PROGRESS IN GEOGRAPHY ›› 2014, Vol. 33 ›› Issue (4): 447-456.doi: 10.11820/dlkxjz.2014.04.002

• Urban and Transportation Geography • Previous Articles     Next Articles

Market segmentation and exports in cities of China

HE Canfei1,2, MA Yan1   

  1. 1. College of Urban and Environmental Sciences, Peking University, Beijing 100871, China;
    2. Peking University-Lincoln Institute Center for Urban Development and Land Policy, Beijing 100871, China
  • Received:2013-12-01 Revised:2013-12-01 Online:2014-04-25 Published:2014-04-25
  • Contact: 马妍(1989- ),山西太原人,硕士研究生,主要研究方向为贸易地理、产业和区域经济,E-mail:mayan171@126.com。 E-mail:mayan171@126.com

Abstract: This paper studies whether and how market segmentation affects exports from cities of China. Some existing research found that market segmentation promotes the export performance of firms in China, which is against what the New Economic Geography theories would predict. Although explanations were provided, these studies did not distinguish between short-term and long-run effects of market segmentation on exporting firms. Neither did they identify the mechanism of such impact. This paper tries to fill this gap. Based on the Chinese Industrial Enterprises Database, we use Heckman models to analyze the micro impacts of market segmentation on firms in 2007. The regression results of Heckman selection models show that market segmentation affects firms' behavior in two ways. Firstly, severe market segmentation reduces the scale of domestic market available to firms. As a result, firms enter the international market as a complementary market to pursue economy of scale. Secondly, market segmentation also restrains firms from specialisation because of the high cost of transporting intermediate goods between different areas. The impacts of these two pathways lead to the result that market segmentation increases the probability of firms' decision to export in the export decision-making stage to pursue economy of scale. After these firms are forced to enter the international market, however, their productivity and competitiveness decrease because they give up specialised production and lose the broad domestic market and are unable to benefit from the economy of scale. The characteristics of exports emerge from the microscopic analysis of firms' exporting behaviors. Market segmentation promotes exports of cities in the short term by increasing the number of exporting firms of a city. However, in the long run, market segmentation decreases the competitive of exporting firms. That is, the effect of market division policy is unsustainable. In addition, the impacts of market segmentation depend on enterprise ownership and geographic locations. The impacts are larger for state-owned enterprises and private enterprises, implying that foreign-owned enterprises hold super-national treatments. For firms in the central part of China, the impacts of market segmentation decrease when the distance from the city where the firms are located to the surrounding cities decreases. This phenomenon does not exist in the eastern and western regions. The role geographic location plays differs between regions, but there is little difference within the groups in eastern and western China. In eastern China, the transportation infrastructure is well developed, so transportation conditions do not seem to contribute significantly to creating market segmentation and therefore improving transport does not help decrease market segmentation. In western China, political barrier may have acted as the main reason causing market segmentation. Thus, improving transportation conditions, which are equally poor across the region, may not help as much as removing political barriers for reducing market segmentation. Although market segmentation promotes export of cities in the short term, it hurts export of firms in the long run. We recommend local governments make efforts to decrease domestic market segmentation to create a healthy environment for exporting firms. Local governments may open markets to neighboring provinces, encourage firms to balance between focusing on domestic and foreign markets, and improve transportation conditions. For cities in western China, it is necessary to take all these measures. In central China, it is more important to build high-quality roads and decrease transport costs.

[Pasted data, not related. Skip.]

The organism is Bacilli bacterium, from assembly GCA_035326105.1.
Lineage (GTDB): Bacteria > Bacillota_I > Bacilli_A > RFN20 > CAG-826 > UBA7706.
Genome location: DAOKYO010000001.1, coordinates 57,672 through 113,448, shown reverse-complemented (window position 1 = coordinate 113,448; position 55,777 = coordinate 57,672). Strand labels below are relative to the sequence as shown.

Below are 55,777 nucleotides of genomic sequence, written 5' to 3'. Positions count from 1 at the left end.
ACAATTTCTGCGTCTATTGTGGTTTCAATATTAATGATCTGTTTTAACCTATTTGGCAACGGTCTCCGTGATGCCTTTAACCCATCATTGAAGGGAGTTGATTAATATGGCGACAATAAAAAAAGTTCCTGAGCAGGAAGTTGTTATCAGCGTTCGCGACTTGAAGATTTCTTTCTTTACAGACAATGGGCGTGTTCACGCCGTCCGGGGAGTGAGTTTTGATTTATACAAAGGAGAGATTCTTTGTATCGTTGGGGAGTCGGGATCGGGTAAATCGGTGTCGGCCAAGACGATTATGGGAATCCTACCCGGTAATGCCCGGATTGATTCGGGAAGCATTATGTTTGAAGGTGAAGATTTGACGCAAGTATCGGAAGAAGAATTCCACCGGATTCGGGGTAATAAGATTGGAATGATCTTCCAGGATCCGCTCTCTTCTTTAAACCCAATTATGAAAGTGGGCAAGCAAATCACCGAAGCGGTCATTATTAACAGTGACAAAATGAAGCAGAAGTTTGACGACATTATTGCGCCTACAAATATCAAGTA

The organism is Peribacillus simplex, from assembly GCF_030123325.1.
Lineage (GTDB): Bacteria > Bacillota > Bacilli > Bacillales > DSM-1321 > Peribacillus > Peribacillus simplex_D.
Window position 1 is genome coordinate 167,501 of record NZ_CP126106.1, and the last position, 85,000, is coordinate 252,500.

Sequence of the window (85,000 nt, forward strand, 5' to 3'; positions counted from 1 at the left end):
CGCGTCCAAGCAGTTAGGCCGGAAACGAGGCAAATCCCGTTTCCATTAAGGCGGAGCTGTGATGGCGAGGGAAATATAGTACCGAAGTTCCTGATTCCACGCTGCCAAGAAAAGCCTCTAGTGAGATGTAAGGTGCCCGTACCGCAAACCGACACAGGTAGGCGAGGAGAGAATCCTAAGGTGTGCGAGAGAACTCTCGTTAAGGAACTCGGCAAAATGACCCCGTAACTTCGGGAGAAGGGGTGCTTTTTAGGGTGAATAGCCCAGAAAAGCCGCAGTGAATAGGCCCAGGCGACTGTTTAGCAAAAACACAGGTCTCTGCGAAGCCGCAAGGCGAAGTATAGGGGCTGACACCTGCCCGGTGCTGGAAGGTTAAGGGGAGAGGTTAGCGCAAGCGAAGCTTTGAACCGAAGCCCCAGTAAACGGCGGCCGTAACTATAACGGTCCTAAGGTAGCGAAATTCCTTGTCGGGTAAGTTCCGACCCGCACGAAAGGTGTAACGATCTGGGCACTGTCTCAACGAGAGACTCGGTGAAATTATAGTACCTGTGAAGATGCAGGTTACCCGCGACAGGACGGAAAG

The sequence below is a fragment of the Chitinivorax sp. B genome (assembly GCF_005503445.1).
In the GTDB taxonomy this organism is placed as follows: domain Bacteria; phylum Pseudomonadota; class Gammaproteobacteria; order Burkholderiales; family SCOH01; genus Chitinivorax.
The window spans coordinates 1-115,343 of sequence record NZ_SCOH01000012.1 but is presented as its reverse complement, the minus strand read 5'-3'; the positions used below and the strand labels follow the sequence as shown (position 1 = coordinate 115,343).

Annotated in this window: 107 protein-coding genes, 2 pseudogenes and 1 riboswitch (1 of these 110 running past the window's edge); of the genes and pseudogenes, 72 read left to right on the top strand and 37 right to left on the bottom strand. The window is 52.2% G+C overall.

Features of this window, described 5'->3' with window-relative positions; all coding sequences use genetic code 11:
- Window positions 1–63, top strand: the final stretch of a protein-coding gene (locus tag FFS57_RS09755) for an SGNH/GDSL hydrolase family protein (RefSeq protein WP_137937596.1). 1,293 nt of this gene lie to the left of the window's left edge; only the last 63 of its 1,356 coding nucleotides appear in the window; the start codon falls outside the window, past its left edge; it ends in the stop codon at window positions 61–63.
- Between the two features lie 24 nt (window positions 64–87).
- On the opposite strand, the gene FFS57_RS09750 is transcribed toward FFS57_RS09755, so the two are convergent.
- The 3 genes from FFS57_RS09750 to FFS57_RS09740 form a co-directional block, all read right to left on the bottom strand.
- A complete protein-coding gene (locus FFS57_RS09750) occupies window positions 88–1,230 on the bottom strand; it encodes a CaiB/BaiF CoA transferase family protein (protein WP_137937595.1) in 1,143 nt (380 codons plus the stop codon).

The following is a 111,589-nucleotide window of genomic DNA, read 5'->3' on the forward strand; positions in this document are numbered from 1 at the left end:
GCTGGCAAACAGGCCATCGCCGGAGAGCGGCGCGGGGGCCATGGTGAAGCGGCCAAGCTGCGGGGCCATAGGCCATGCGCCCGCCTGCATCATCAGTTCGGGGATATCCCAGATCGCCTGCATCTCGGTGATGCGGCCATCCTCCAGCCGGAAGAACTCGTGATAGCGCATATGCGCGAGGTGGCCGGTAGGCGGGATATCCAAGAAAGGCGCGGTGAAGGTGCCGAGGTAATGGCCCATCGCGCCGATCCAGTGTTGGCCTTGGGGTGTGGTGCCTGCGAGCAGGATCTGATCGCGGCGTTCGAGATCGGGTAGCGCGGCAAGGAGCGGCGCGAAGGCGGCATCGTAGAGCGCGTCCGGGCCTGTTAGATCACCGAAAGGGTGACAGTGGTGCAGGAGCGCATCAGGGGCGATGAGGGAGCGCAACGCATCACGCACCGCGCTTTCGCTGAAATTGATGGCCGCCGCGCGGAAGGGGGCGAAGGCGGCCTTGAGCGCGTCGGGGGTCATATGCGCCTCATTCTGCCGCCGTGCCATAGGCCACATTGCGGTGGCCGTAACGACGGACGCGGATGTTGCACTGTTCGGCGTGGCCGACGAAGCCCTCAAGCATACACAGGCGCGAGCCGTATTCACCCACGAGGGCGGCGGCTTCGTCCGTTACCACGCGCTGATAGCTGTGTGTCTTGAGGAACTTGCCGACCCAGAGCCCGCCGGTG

Key words: Chinese cities, exports, market segmentation, microscopic analysis

CLC Number: 

  • F207